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Comment: Re:and the cities are... (Score 2) 175

Champaign and Urbana are the same system, working also with the University of Illinois.

They have the core network in place, City, schools, some businesses, and some under-served neighborhoods (using a federal grant), but progress in connecting other neighborhoods has been very slow. They're now working with another area company to install neighborhoods, but no good indication of how fast it will go. They've made some commitments, but only if enough houses in each neighborhood sign up.

The biggest problem I've seen is getting a competent company to do the work, and keeping people informed. I'm still hopeful, I want to get away from AT&T. The City/University group has been turned into a non-profit, and they've pledged that the network will be open to ISPs on an equal basis (though I assume that the company building out the home connections will get a chunk of any revenue for some time until they've recouped their investment).

Comment: Re:Sanitizing comments, trolls, first to market (Score 2) 159

by tricorn (#48016039) Attached to: Ask Slashdot: Software Issue Tracking Transparency - Good Or Bad?

Yeah, I really like the idea of setting up a bug tracking system for your competitor that all their customers can contibute to.

One of the biggest turn-offs to me is a company that doesn't have any good way to report bugs or to request changes. The ideal company for me would be one where every bug or suggestion either generates a new tracking entry or is assigned to an existing one, and that tracking ID is sent to me as a response.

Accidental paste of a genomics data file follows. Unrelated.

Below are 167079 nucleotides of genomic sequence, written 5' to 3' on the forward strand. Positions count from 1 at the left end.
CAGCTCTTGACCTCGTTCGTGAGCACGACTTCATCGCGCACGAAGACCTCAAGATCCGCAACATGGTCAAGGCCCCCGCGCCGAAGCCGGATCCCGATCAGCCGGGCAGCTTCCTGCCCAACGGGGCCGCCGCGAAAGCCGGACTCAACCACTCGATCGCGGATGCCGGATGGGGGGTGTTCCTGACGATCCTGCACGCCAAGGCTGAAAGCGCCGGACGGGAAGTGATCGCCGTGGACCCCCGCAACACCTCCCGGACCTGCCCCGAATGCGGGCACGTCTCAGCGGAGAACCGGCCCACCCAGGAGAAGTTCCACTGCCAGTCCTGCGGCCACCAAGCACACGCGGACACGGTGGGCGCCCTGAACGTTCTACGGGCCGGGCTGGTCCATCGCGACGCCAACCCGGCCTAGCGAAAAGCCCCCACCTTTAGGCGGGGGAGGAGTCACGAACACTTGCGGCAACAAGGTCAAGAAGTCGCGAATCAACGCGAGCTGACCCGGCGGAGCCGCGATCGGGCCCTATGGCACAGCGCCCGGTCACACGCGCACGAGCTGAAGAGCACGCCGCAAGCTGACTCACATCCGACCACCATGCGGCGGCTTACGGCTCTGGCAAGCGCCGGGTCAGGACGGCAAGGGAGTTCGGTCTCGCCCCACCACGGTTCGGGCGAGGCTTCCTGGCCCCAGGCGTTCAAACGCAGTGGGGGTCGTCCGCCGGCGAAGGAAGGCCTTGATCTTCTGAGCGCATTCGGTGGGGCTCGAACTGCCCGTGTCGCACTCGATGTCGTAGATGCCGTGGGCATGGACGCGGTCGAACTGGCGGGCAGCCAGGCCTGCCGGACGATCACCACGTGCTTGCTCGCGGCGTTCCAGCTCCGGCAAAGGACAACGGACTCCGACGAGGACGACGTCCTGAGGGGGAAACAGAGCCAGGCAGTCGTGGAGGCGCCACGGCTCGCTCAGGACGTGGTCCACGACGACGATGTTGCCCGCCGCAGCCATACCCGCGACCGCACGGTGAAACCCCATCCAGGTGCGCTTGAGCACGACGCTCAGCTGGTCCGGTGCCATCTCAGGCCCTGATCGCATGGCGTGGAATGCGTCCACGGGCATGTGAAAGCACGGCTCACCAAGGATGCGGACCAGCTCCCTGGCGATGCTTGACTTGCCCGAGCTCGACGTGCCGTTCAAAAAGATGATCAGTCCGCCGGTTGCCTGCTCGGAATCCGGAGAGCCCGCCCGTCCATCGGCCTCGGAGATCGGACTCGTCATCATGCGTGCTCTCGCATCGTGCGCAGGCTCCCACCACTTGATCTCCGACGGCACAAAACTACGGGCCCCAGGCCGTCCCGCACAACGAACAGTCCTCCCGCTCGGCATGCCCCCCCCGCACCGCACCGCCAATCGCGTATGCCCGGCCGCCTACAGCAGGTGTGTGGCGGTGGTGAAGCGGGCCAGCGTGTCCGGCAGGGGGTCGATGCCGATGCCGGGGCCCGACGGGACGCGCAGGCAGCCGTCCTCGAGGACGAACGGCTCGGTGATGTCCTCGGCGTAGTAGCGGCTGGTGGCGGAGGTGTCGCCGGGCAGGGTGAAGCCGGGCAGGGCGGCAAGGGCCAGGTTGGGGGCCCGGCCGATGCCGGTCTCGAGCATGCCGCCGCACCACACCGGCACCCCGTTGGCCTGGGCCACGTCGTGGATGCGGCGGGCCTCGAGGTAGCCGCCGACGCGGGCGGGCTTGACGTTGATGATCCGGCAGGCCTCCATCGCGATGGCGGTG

Now I can see what's happening with an issue that affects me, I can provide further details when I see that no one else has pointed something out (or not create redundant reports when they have) - such a system should have a "me too" capability for tracking how many people have that issue without them all needing to take up support time by reporting it. It doesn't need to show all the developer notes on progress or specifics about internals, but it really isn't that hard to give a status update that's useful to the customer, or an explanation of why something isn't going to be done, work-arounds, etc.

Make it easy for your customer to find out the issues and you won't have as much of a problem with wild rumors and complaints and mobs with pitchforks.

Yes, security-related issues should be redacted. No big deal.

Shouldn't be any problem to restrict it to customers who request it, at least for non-consumer-based products, as long as there's a simple process for a prospect to be given access as well, but I really don't think it's worth the hassle of keeping access restricted. It would be interesting to see the sales/marketing response after seeing how mnay of their sales are contingent upon getting access to the bug tracking system.

Comment: Avegant Glyph (Score 3, Interesting) 65

by tricorn (#47956085) Attached to: New "Crescent Bay" VR Headset Revealed and Demo'd At Oculus Connect

I'm really looking forward to seeing how the Rift and the Glyph compare. They both seem to be converging from different sides to be very similar, but with the delivery tech being quite different. I'm excited about the form factor of the Glyph and the emphasis on audio. The video doesn't have the resolution of the Rift yet, but it sounds like it is still very good.

It would be really interesting to see innovations from both put together. I really like the idea of using micro-mirror arrays to create the virtual image, and I really like that the Glyph can be used without corrective lenses.

If the two companies could have merged and joined the best of both, that would have been really excellent.

Comment: Re:Could be a different route involved for the VPN (Score 1) 398

It's not like it's a surprise that there's a lot of Netflix traffic. I could forgive an ISP for not having the connections in place to handle that amount of traffic if all of a sudden it sprang up, but they should be able to handle it by now.

Customers are paying for that level of service. If most of their traffic is coming from Netflix, that's because THAT'S what's driving their customers to pay more for higher speed service. That means that they're getting more money, but most of the capacity increase for their network can be concentrated on serving the Netflix traffic. That's probably less expensive than building out the capacity to handle all those high-bandwidth customers spreading it around more.

Comment: Re:Could be a different route involved for the VPN (Score 1) 398